Leaving Kruger National Park at Paul Kruger Gate, you continue west towards Hazyview. Ashbourne Country Escape is beautifully situated on the Sabie Valley, where you stay on a B&B basis. There are nice restaurants closeby. The next 1,5 days you can enjoy off-road mountain bike trails, geckoing in the river, joining an amazing elephant interaction program or you can do it all!
After two days of adventure you continue west towards the Blyde River Canyon, where Porcupine Ridge is situated just outside of the small town of Sabie. You stay here on a B&B basis and restaurants are closeby. You can explore the Canyon around Sabie that afternoon.
After breakfast you drive the famous Panorama Route, which runs along the edge of the Canyon. You can stop at various view points such as The Pinnacle, God's Window, Bourke's Luck Potholes and the Three Rondavels. At the end of the Route you descend down into the Lowveld, and enter the private reserves that border Kruger National Park, also known as the Greater Kruger National Park. The next three nights you are staying at the eco-friendly and Fair Trade Umlani Bush Camp, in the Timbavati Private Nature Reserve, which has become world-famous for its White Lions (a recessive gene amongst wild lions in this region). Your stay includes guided game drives in open Landrovers, bush walks, all meals and local drinks.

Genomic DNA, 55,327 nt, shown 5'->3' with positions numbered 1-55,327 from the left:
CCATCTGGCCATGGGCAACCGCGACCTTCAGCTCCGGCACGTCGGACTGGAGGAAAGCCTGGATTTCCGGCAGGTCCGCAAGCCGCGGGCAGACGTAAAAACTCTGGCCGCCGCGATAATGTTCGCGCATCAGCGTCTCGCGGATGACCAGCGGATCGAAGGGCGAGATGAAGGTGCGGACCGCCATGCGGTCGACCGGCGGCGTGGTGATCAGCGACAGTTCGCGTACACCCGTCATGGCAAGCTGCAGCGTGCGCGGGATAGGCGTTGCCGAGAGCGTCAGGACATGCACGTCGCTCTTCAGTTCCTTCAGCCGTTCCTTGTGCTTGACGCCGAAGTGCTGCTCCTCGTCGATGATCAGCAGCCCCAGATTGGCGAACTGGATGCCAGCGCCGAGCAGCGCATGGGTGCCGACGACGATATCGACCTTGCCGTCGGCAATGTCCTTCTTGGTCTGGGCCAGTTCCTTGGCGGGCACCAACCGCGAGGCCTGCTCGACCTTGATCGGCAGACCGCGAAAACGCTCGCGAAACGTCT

You will have learned a lot about the bush at Umlani, and today you head back into the public areas of Kruger again. The camp is situated a top a hill which towers several hundred feet over the Olifants river. Views from the lookout platforms allow one to see the river below, just as a soaring eagle would survey it, as it hunts from the skies. You are staying once again in a bungalow and the camp has a restaurant.
You continue north into Kruger, where you stay for one last night at Mopani Rest Camp in a bungalow. On the banks of Pioneer Dam, the camp is named after the mopane veld that surrounds the camp. Mopani Rest Camp nestles amongst the Mopani tree-covered koppies. A signature feature is the huge gnarled old baobab tree in the heart of the camp. The vegetation inside the camp is left as found in the wild, adding to the unique atmosphere of the camp.
Leaving the Park again, you head west into the Soutpansberg Mountains. Madi a Thavha is a 4-star lodge run by a Dutch couple Marcelle and Aart, who over the last 10 years have managed to establish sustainable working relationships with the local artists and communities. What you will see and experience here is real life, not a re-enactment for the sake of tourism. You will be taken by real people to real people living in real villages doing real work to earn real money. During your stay at Madi a Thavha mountain lodge you can tour through the area with one of the lodge's guides (which we highly recommend, and a lunch pack is included in the tours) or explore the area by foot or bike. Alternatively, various creative workshops and cultural performances can be organised by the artists and crafters in the villages on request. Activities such as star grazing and a visit to a traditional healer to learn more about medicinal plants are also possible. You stay here in one of their beautifully decorated rooms, with delicious breakfasts and dinners included. Lunch packs are included if you book a tour with them.
After a scrumptious breakfast it is a 4,5 hour drive back to OR Tambo where your journey will end.